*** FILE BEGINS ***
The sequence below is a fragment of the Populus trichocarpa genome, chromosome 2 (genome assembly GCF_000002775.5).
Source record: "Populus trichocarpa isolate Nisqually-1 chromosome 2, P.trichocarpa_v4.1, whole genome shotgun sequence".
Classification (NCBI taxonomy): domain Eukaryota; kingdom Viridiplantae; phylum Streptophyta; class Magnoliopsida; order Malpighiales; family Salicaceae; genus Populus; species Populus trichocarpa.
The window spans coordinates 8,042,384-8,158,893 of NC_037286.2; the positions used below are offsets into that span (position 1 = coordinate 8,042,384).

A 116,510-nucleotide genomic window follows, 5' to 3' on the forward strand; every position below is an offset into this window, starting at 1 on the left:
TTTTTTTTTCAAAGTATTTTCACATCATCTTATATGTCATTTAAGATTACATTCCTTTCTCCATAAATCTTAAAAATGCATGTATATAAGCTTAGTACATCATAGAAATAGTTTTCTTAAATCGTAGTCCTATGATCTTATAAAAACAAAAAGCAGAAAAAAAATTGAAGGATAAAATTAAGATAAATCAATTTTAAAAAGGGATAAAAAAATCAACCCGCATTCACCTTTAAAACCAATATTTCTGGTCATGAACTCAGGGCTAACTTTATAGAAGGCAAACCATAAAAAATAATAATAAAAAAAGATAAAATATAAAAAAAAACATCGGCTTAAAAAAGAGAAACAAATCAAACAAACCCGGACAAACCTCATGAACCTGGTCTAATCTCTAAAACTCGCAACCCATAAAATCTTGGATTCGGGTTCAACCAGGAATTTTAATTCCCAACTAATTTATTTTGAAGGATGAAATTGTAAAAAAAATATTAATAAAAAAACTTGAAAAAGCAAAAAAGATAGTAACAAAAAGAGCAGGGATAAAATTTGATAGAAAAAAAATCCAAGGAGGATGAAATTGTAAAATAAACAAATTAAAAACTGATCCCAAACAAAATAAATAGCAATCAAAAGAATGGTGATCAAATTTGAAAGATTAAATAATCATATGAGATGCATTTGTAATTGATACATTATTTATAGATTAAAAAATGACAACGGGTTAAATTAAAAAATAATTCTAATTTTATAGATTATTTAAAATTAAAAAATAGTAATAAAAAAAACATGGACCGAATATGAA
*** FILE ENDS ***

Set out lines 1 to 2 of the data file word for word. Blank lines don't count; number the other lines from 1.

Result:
The sequence below is a fragment of the Populus trichocarpa genome, chromosome 2 (genome assembly GCF_000002775.5).
Source record: "Populus trichocarpa isolate Nisqually-1 chromosome 2, P.trichocarpa_v4.1, whole genome shotgun sequence".